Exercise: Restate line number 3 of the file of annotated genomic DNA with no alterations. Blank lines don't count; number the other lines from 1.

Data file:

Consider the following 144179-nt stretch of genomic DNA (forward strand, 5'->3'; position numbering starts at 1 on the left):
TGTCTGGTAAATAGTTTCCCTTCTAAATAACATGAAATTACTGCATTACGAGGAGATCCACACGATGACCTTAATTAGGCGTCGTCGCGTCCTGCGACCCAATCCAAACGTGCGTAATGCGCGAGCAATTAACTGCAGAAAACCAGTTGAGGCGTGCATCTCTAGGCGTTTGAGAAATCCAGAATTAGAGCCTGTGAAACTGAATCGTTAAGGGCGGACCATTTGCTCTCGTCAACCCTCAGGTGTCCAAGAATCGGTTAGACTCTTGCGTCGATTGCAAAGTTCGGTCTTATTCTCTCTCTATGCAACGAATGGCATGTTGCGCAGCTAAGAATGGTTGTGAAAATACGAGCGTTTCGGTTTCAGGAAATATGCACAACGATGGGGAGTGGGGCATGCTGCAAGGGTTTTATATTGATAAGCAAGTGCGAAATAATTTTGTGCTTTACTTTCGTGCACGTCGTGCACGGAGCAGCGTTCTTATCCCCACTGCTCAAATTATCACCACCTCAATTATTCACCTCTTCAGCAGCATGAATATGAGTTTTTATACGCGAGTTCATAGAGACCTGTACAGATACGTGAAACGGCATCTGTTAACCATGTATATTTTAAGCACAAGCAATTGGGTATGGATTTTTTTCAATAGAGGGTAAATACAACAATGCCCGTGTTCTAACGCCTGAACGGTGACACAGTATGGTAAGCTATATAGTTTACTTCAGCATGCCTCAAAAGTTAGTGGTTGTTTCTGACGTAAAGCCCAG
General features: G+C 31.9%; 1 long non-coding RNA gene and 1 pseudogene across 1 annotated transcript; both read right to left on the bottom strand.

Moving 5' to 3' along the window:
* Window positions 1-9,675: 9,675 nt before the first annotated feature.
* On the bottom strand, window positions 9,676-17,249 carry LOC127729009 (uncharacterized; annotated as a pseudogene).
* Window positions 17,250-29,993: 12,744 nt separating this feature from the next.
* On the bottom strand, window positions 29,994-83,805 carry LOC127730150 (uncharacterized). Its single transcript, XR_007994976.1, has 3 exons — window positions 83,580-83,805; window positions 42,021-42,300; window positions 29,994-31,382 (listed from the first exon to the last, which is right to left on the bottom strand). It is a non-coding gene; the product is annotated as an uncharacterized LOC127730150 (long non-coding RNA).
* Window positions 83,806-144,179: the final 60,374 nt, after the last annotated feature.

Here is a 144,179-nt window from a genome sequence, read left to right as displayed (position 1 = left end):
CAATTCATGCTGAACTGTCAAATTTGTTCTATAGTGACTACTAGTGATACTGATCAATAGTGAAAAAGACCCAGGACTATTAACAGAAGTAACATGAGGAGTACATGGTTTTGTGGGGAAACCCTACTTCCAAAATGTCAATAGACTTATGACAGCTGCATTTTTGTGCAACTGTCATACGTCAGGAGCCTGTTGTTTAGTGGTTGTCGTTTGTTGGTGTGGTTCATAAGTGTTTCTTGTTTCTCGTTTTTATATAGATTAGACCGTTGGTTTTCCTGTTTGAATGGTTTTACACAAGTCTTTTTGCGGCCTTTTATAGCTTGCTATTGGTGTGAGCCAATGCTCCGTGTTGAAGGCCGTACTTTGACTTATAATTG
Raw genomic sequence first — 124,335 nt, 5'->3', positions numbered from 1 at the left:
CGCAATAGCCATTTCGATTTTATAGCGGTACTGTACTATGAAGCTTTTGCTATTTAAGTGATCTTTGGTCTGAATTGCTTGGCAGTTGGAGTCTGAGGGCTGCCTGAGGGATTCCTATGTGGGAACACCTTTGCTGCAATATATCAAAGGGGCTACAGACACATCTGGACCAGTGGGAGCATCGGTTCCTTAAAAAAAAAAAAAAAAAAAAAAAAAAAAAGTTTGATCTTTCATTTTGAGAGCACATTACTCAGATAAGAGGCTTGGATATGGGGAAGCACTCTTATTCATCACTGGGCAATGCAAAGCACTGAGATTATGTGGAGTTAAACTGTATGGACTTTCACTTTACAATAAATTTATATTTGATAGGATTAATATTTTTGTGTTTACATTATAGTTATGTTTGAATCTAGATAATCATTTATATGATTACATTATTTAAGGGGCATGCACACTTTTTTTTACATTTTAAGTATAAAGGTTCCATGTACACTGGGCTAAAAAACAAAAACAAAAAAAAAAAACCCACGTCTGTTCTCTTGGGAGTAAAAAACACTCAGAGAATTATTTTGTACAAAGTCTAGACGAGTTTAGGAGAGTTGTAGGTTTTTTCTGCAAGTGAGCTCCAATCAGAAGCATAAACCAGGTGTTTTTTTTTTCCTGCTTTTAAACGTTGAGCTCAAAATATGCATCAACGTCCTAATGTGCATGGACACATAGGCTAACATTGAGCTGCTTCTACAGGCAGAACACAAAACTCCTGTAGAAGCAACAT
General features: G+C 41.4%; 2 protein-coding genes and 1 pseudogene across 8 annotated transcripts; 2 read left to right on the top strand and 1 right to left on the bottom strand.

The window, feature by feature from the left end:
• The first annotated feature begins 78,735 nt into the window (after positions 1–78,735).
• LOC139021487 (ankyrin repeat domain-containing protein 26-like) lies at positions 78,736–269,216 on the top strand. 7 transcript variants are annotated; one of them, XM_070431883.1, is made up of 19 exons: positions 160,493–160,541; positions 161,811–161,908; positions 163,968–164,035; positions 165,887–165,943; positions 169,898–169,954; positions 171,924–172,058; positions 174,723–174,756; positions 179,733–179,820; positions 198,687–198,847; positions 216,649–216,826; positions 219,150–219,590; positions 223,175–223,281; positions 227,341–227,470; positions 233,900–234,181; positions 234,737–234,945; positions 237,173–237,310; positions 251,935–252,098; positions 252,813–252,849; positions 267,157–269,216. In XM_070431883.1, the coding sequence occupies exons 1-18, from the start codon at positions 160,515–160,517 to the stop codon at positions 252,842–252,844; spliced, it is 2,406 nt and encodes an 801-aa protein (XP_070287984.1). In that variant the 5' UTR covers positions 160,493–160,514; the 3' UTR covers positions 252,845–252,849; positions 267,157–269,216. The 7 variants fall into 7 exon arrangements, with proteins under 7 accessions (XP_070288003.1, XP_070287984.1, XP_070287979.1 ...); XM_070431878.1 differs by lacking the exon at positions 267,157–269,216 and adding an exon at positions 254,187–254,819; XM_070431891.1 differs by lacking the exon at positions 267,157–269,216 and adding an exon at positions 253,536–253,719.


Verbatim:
General features: G+C 31.9%; 1 long non-coding RNA gene and 1 pseudogene across 1 annotated transcript; both read right to left on the bottom strand.